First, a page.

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Galaxies:  1 | 2

A galaxy is a system of millions or billions of stars, together with gas and dust, held together by gravity and isolated from similar systems by vast regions of space. They are classified by their shape. The three main types are elliptical, irregular, and spiral.

Elliptical

These galaxies have little to no structure, rotation, or interstellar matter. This results in minimal star formation and a dominance of long-lived, red stars. Ellipsoid collections of stars are the most common type of galaxy.

Irregular

Galaxies with an irregular shape are considered to be the result of collisions between galaxies. As a result, they generally contain a complex mix of interstellar dust and gas, young stars, and old stars.

Lenticular

A lenticular galaxy is a type of galaxy which is intermediate between an elliptical galaxy and a spiral galaxy in galaxy morphological classification schemes. A lenticular galaxy has a central bulge surrounded by a flattened disk, but without a pattern of spiral arms.

Spiral

These galaxies are disc-shaped with either a round, central hub (unbarred), or a hub shaped like a bar (barred). They rotate with spiral arms that contain interstellar dust and gas, promoting star formation and an abundance of young stars. Many galaxies reside in groups that are gravitationally bound together, including our own Milky Way, which is part of the Local Group. Sometimes gravity makes galaxies collide and eventually merge into one single galaxy. There is strong evidence that the Milky Way is a galaxy that has absorbed numerous smaller galaxies during its lifetime, inheriting their stars in the process.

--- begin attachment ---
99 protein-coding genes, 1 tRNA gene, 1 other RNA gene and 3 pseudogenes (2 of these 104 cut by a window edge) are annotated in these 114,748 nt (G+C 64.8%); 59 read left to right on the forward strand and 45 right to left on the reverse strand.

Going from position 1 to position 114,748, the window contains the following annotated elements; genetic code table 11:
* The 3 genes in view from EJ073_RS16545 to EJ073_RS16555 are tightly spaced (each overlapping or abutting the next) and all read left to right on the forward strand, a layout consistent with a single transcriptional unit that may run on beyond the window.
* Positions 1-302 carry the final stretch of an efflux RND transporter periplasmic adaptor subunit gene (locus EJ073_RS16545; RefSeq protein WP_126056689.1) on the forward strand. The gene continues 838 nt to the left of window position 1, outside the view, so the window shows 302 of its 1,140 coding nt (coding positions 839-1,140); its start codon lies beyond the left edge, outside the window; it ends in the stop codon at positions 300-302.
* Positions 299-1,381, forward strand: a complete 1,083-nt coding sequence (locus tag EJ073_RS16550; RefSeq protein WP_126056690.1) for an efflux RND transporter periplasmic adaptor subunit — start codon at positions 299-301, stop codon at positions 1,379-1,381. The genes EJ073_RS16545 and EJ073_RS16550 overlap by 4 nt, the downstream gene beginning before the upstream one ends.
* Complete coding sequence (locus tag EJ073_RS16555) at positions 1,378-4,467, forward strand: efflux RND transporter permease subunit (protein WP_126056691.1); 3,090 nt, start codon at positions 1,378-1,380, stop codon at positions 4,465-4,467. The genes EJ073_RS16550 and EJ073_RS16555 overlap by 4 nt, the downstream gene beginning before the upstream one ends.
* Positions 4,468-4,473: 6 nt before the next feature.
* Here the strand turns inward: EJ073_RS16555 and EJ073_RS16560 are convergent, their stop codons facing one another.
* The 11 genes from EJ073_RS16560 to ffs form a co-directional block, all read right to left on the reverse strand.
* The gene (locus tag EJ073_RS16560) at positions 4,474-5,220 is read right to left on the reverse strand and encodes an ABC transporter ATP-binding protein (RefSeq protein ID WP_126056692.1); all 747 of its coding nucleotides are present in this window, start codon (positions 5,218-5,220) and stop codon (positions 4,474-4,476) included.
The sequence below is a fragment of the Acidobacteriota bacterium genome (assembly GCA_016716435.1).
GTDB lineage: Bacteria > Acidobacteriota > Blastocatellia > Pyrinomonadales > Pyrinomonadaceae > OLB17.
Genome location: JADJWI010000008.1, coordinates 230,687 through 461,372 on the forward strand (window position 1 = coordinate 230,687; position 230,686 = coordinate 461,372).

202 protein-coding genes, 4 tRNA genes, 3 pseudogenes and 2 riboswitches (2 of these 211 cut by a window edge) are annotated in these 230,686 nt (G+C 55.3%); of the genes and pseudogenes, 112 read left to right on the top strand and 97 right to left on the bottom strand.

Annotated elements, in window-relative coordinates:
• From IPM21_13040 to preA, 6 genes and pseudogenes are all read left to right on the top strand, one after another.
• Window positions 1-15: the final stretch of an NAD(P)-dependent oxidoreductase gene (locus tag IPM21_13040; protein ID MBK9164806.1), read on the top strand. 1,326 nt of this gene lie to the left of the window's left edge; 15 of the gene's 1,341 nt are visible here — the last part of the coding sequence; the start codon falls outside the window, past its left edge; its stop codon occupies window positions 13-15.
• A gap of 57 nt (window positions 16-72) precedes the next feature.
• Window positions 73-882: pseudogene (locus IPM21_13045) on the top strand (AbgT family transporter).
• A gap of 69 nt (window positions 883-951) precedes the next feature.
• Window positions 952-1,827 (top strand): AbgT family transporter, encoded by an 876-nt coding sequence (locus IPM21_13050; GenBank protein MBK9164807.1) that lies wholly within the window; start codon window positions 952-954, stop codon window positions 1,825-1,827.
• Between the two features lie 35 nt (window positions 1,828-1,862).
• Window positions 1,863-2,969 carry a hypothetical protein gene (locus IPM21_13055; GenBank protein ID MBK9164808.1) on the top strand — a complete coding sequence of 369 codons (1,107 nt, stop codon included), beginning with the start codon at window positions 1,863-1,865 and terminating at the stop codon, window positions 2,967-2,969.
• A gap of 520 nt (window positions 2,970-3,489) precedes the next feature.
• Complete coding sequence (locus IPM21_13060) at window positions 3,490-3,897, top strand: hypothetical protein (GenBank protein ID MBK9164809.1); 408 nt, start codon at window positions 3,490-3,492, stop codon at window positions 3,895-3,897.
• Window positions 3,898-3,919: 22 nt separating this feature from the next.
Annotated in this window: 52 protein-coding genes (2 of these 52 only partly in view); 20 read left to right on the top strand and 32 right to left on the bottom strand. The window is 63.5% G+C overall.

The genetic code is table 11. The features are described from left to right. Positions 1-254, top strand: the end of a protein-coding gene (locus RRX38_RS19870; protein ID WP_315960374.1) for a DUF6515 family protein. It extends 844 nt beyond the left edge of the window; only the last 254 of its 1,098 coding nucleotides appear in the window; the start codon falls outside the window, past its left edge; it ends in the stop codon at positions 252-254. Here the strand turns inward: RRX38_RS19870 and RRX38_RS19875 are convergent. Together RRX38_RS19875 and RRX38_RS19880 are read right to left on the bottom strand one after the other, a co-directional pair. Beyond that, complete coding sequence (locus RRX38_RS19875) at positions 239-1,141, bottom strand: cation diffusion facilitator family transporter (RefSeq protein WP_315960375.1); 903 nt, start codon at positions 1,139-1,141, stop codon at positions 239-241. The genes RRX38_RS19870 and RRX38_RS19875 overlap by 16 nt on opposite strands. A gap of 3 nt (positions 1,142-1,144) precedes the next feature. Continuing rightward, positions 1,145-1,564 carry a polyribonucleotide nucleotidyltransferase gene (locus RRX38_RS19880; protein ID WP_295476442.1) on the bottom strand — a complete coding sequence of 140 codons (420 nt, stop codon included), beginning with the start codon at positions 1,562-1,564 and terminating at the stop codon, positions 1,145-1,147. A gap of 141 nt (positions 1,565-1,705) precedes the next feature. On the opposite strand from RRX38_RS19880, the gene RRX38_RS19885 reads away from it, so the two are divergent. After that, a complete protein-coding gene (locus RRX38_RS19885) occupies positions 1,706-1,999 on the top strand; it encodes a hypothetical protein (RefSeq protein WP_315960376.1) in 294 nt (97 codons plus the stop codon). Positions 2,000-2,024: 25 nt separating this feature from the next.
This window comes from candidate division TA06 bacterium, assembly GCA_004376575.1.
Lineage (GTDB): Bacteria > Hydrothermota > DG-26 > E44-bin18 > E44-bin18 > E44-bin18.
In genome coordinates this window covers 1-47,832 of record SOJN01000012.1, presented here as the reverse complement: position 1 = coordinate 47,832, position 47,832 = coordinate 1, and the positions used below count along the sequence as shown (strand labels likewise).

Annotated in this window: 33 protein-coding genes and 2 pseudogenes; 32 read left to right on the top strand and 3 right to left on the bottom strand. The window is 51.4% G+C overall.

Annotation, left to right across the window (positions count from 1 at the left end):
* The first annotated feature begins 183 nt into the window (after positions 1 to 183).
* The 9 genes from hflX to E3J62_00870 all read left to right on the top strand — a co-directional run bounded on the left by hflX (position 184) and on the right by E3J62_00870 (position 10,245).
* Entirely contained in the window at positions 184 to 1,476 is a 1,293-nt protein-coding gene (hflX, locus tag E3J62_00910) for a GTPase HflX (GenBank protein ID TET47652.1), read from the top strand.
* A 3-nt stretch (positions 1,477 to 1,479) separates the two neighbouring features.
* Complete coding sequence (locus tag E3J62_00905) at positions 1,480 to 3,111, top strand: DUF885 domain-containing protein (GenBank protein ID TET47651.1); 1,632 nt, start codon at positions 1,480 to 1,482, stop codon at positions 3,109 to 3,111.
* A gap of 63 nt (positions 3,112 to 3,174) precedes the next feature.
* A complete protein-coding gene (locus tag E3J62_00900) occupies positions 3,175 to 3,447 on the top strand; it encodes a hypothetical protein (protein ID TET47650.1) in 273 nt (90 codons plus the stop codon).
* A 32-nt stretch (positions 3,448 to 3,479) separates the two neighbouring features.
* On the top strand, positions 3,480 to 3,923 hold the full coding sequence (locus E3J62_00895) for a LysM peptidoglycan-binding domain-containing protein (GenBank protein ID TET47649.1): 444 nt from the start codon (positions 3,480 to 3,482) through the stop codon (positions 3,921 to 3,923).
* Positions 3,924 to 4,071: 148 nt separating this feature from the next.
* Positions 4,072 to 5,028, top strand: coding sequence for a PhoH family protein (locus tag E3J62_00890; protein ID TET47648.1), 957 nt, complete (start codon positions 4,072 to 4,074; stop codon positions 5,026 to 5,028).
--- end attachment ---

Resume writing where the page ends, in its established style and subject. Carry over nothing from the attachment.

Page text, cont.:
Starburst

A starburst galaxy is one which is experiencing an episode of intense star formation, usually at its core. Starburst galaxies form stars at a rate ranging from ten to a hundred times faster than those of ordinary galaxies. Although the areas undergoing this accelerated rate of star formation are relatively small compared to the overall size of their home galaxies, starbursts significantly alter their environment by producing very massive and luminous stars. Starbursts are fueled by an over-abundance of interstellar gas, mostly in the form of hydrogen. An example of a starburst galaxy is Messier 82, also known as the Cigar Galaxy.

NGC 1132, an elliptical galaxy NGC 1569, an irregular galaxy NGC 3115, a lenticular galaxy NGC 5194, a spiral galaxy NGC 1398 M82, a starburst galaxy Spiral galaxy, NGC 224

Elliptical

Irregular

Lenticular

Spiral

NGC 1398

Messier 82

Andromeda Galaxy

The Milky Way Types of galaxies

Our galaxy, The Milky Way

Types of galaxies

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